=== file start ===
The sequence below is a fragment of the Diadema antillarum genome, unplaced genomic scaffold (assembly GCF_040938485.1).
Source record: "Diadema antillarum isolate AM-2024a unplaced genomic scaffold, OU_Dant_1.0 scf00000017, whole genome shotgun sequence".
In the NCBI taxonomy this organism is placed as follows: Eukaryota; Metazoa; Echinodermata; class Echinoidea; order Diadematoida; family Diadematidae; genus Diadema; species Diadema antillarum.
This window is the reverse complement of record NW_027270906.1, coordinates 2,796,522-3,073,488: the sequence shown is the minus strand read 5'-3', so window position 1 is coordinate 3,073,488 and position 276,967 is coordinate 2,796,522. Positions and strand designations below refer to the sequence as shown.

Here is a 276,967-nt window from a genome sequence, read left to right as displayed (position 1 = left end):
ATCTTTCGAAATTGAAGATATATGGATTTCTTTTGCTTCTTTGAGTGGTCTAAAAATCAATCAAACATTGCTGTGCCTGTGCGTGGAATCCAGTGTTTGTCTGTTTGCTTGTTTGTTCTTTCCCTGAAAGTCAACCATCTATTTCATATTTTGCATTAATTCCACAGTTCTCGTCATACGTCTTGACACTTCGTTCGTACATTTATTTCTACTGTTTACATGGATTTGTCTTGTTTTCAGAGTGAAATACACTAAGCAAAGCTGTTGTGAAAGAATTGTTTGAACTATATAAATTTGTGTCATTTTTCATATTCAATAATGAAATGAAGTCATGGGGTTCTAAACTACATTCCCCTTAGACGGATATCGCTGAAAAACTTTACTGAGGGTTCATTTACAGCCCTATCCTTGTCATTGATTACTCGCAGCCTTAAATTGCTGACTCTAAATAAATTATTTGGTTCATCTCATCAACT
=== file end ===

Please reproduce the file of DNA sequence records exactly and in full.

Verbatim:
The sequence below is a fragment of the Diadema antillarum genome, unplaced genomic scaffold (assembly GCF_040938485.1).
Source record: "Diadema antillarum isolate AM-2024a unplaced genomic scaffold, OU_Dant_1.0 scf00000017, whole genome shotgun sequence".
In the NCBI taxonomy this organism is placed as follows: Eukaryota; Metazoa; Echinodermata; class Echinoidea; order Diadematoida; family Diadematidae; genus Diadema; species Diadema antillarum.
This window is the reverse complement of record NW_027270906.1, coordinates 2,796,522-3,073,488: the sequence shown is the minus strand read 5'-3', so window position 1 is coordinate 3,073,488 and position 276,967 is coordinate 2,796,522. Positions and strand designations below refer to the sequence as shown.

Here is a 276,967-nt window from a genome sequence, read left to right as displayed (position 1 = left end):
ATCTTTCGAAATTGAAGATATATGGATTTCTTTTGCTTCTTTGAGTGGTCTAAAAATCAATCAAACATTGCTGTGCCTGTGCGTGGAATCCAGTGTTTGTCTGTTTGCTTGTTTGTTCTTTCCCTGAAAGTCAACCATCTATTTCATATTTTGCATTAATTCCACAGTTCTCGTCATACGTCTTGACACTTCGTTCGTACATTTATTTCTACTGTTTACATGGATTTGTCTTGTTTTCAGAGTGAAATACACTAAGCAAAGCTGTTGTGAAAGAATTGTTTGAACTATATAAATTTGTGTCATTTTTCATATTCAATAATGAAATGAAGTCATGGGGTTCTAAACTACATTCCCCTTAGACGGATATCGCTGAAAAACTTTACTGAGGGTTCATTTACAGCCCTATCCTTGTCATTGATTACTCGCAGCCTTAAATTGCTGACTCTAAATAAATTATTTGGTTCATCTCATCAACT